This Friday, Pitzer College’s Kohoutek Music & Arts Festival will open at 3:30 p.m. to tunes from the 5C-based group SugarPine. The band, which is comprised of Jess Grady-Benson PZ ’14, Billy Mills PO ’15, Sophie Rehmus PZ ’15, and Lily Shaffer PZ ’15, performs a combination of covers and original bluegrass folk music. After a “Battle of the Bands” at the Grove House, SugarPine was chosen as one of the four student bands that will be added to the Kohoutek lineup.
SugarPine first came together for a different performance at the Grove House.
“The band originated from the time when Lily first approached me and asked if I wanted to play a couple songs with her at an open mic,” Rehmus said. “Later that year, we performed with Billy at the Grove House again and after that decided to become a band. The group officially started when Jess joined at the beginning of this school year.”
“We wanted a fiddler, and I remembered Jess lived down the hall from me. We ran into her one night, asked her to come to rehearsal, and it was a perfect match!” Shaffer said.
SugarPine’s members each possess a wide range of musical talents. Rehmus, Mills, and Shaffer have each been in a cappella groups (the After School Specials for Rehmus and Mills and Mood Swing for Shaffer), and they use those skills to provide harmony-filled vocals for their music. The latter two musicians also both play guitar and banjo for the group. Grady-Benson was a violinist for 15 years, but now contributes to the band’s folk sound with her five-string fiddle. Shaffer sometimes even lends her beat-boxing talents to the group.
“We cover a lot of folk bands, like The Head and The Heart, the Lumineers, Of Monsters and Men, and the Carolina Chocolate Drops,” Shaffer said.
As the group has grown more comfortable collaborating with each other, however, their amount of original work has increased.
“Common themes of our songs include nostalgia, freedom, and the morning,” Grady-Benson said. “It’s hard to say what inspires our music. It just comes to us.”
“If one of us is writing, we’ll bring what we have to a rehearsal and play it for each other. Then we add parts, change lyrics, or alter the song as a group,” Shaffer said.
Through its creation of original songs, SugarPine is transforming from a simple cover band to a unique group.
“Most of our songs at this point are covers, but we have been writing more and more original songs and hope to soon be performing them almost exclusively,” Rehmus said.
“We try to practice about two to three times a week, but it’s sometimes hard to synchronize everyone’s schedules, especially when the four of us are all very active people, but we try to perform at least once a month or more,” Rehmus said.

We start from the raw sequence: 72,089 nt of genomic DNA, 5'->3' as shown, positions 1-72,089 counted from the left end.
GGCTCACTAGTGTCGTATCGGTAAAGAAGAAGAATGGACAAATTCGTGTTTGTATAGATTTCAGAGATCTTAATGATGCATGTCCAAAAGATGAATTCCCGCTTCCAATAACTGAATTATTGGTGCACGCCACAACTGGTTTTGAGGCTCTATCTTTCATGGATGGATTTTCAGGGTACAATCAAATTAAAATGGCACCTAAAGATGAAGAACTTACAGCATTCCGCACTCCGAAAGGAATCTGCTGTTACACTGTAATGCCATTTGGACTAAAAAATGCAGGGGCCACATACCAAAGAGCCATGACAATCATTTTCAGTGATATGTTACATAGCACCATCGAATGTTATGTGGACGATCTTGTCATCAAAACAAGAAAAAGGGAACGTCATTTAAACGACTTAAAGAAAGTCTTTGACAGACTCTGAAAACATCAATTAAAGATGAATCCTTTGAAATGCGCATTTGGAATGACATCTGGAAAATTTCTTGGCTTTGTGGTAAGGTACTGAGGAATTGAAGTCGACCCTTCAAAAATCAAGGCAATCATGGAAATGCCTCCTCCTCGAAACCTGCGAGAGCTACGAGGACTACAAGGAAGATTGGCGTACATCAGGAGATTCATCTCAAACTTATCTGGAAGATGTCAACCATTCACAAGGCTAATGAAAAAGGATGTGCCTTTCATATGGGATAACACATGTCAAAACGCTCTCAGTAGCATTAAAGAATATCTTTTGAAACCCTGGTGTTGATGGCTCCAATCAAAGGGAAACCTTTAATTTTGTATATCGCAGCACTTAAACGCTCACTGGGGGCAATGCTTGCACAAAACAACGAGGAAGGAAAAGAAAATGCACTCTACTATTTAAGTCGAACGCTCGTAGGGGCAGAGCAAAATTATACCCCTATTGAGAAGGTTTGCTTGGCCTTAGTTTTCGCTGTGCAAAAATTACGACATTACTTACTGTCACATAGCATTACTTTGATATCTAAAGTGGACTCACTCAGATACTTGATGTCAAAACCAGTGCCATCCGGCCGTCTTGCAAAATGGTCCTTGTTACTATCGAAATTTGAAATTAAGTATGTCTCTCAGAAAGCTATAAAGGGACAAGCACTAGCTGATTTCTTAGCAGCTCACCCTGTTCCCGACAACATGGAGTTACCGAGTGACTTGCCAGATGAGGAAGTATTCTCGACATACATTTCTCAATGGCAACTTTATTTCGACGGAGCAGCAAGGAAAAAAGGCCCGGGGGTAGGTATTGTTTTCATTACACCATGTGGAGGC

Past performances include the Pomona Harvest Fest, Motley Open Mic Nights, the Shakedown Café, and the Grove House Zest Fest. Many clips of their performances can be found on the SugarPine Facebook page.
At the Kohoutek Battle of the Bands, SugarPine was limited to a three-song set that would showcase their talents to the event organizers.
“It was a little stressful because we had a very limited amount of time to play, so we were nervous about being cut off midway through our set,” Rehmus said.
Despite the competitive aspect of the show, the band members still had a great time performing.
“It was a blast. People were jamming, and some of the other student bands were so talented,” Mills said.
“Each set was short and sweet, and it was really exciting to be a part of it,” Grady-Benson said.
As one of the winning student bands, SugarPine is excited to perform for the large Kohoutek audience. They hope to vary their set with covers and new songs to entrance the Claremont audience with their own folk sound.
“We are going to be bringing back some crowd-pleasers for Kohoutek and we’ve been asking people to post on our Facebook page what songs of ours they like the best and want to see performed. But we’re most excited about our new originals!” Rehmus said.
When looking toward the future, SugarPine members hope to play together as long as possible. Many of the band members said they don’t believe the group will continue after they all graduate, yet they all hope to continue playing music.
“We’re going abroad different semesters, then Jess is graduating. So, I don’t know what will happen to SugarPine,” Shaffer said.
In the meantime, the band just has a lot of fun together.
“Sometimes it is hard for us to get productive practice in because we enjoy spending time with each other so much,” Mills said.
Throughout the rehearsal process, this group of musicians has grown from collaborators to a family. In interviews, every member remarked how the rest of the band made their experience together more special.
“I just love how safe I feel with the group since we’ve all become good friends. It’s fun to have a good performance and feel positive about making music together,” Shaffer said.